JACKSONVILLE, Fla. — Here’s an engineering project for you: Design a vehicle that can venture into the surf under diesel power, that can be controlled from the beach as it gathers data underwater while traversing an uneven, shifting bottom — all while risking getting pounded to smithereens by powerful breaking waves.

That’s just the project that a University of North Florida professor and his students are putting together in an engineering lab at the school: a tripod with sturdy tracks from an all-terrain vehicle, one set of tracks in the front and two sets in the back spaced widely apart.

Looming overhead in the lab, it’s big: 23 feet long, 16 feet wide, mostly aluminum, with some stainless steel. And on top of that will be a 20-foot tall mast, or snorkel, so the vehicle can work in water that’s 20 to 25 feet deep.

They call it the surf rover.

“I wanted to come up with a better name,” said Bill Dally, an associate professor of civil and coastal engineering, “but I think it’s stuck.”

It’s something Dally has been dreaming of for 30 years, ever since he was a student who ventured into pounding surf to take measurements. Surely, he thought, there had to be a better way of getting this information.

It started becoming a reality when the National Science Foundation got interested in the device, giving the project a $515,000 grant to get it going.

Since then, 88 students have worked with Dally on the surf rover, which he says probably is a year away from testing.

The surf rover will be a multipurpose vehicle on which researchers can strap payloads consisting of any number of measuring devices or cameras.

“It’s sort of a workhorse vehicle for any type of scientific investigation in the surf zone,” Dally said. “I think we know more about the surface of Mars than we do the surf zone.”

The possible uses are many. For example, the Navy is interested in it for checking out the sea floor before driving pilings for quickly assembled expeditionary piers for landings or rescues; one of Dally’s grad students, Will Fletcher, is a lieutenant in the Navy, which sent him to UNF to work on the project.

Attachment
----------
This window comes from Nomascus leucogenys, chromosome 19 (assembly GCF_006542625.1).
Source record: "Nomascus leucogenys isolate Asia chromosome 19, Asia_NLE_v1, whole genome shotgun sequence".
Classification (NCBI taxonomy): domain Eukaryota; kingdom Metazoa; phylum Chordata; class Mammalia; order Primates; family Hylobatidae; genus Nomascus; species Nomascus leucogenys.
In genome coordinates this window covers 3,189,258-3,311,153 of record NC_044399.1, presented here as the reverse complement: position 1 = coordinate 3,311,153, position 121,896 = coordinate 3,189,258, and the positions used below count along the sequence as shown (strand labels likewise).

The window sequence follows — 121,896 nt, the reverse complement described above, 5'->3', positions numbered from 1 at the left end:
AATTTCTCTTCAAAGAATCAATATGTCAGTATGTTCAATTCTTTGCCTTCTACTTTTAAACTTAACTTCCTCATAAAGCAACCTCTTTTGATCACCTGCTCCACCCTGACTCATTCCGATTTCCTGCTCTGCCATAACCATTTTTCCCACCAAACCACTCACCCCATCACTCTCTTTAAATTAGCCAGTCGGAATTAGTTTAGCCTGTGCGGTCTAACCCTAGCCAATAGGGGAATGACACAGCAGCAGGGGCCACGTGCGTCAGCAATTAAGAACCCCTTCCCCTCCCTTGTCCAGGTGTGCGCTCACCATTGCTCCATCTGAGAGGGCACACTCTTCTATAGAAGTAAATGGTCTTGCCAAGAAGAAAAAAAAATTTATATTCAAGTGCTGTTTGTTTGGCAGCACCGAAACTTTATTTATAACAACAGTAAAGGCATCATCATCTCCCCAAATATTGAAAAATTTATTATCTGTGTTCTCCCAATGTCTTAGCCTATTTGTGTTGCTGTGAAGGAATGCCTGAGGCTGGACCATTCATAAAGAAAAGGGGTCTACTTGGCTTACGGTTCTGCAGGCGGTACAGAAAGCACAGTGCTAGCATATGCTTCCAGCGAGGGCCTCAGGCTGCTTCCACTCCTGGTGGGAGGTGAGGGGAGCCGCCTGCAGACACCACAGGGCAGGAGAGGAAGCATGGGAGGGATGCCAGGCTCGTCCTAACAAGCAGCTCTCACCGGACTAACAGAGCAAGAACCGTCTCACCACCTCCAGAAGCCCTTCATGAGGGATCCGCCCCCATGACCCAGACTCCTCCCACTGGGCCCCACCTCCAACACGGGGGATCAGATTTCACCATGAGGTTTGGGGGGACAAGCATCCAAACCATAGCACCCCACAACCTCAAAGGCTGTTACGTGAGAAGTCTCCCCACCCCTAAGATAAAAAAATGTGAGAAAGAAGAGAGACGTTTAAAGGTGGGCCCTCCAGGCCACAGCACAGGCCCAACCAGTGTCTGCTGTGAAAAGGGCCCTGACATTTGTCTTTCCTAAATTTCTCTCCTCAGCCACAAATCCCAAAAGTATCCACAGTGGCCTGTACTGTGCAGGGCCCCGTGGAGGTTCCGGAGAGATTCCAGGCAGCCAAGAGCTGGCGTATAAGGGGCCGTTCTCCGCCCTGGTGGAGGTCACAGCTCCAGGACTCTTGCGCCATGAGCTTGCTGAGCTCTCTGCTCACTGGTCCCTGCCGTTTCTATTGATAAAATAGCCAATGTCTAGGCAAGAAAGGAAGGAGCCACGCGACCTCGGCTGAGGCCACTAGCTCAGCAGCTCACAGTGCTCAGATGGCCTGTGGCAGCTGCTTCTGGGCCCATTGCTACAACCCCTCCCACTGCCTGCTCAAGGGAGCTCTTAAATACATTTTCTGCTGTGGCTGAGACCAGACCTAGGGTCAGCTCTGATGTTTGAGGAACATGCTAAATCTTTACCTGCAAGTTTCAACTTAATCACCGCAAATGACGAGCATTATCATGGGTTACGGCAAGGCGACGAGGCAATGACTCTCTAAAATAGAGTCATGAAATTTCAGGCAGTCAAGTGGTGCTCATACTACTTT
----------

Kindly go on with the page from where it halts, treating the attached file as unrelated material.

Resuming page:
The surf rover could be used for nearshore surveying during a storm, to see in real time how a beach erodes; he said scientists don’t really have firsthand knowledge of what is happening to sandbars during storms. Or it could be used for inspections of jetties and beach renourishment projects.

“Once it’s working, people are going to find new and inventive ways to use it,” said Patrick Cooper, a graduate student and Navy vet.

People have tried to design similar vehicles, Dally said, but have been thwarted by the difficulties involved. In a nutshell, you have to figure out how to power it, how to steer it, how to control it and how to build it to stand up to punishing waves — easy questions but tough, complicated answers.

He’s tried it before: In the early 1990s he built a version of the rover with an electric motor and a long extension cord. That wasn’t really practical though, he decided.

A key component for the new-generation rover is its 20-foot mast, which will function as a snorkel for its 40-horsepower marine diesel engine, for both air intake and exhaust. The mast will also carry positioning and radio-control devices.

It’s no simple mast though: It’ll take a beating in the surf, and will be too unwieldy to maneuver though the water unless the engineers can come up with some sort of fairing (a current project) to reduce drag.

And though the surf rover is big, it’s designed so that its rear section folds in half, enabling it to be portable enough to fit on a flatbed trailer — and to eventually get it out through the garage doors at the UNF lab.

When the day comes to get it in the water for the first time, Dally said, they’ll likely head south for clearer water, and he’ll scuba dive alongside the rover as it takes its first ocean journey. That will be a thrill, he says, watching this dreamed-of vehicle created by scratch in a college lab in Jacksonville.

“You’re building something that’s never been built before,” he said. “There’s nothing like this anywhere in the world.”


Information from: The (Jacksonville) Florida Times-Union, http://www.jacksonville.com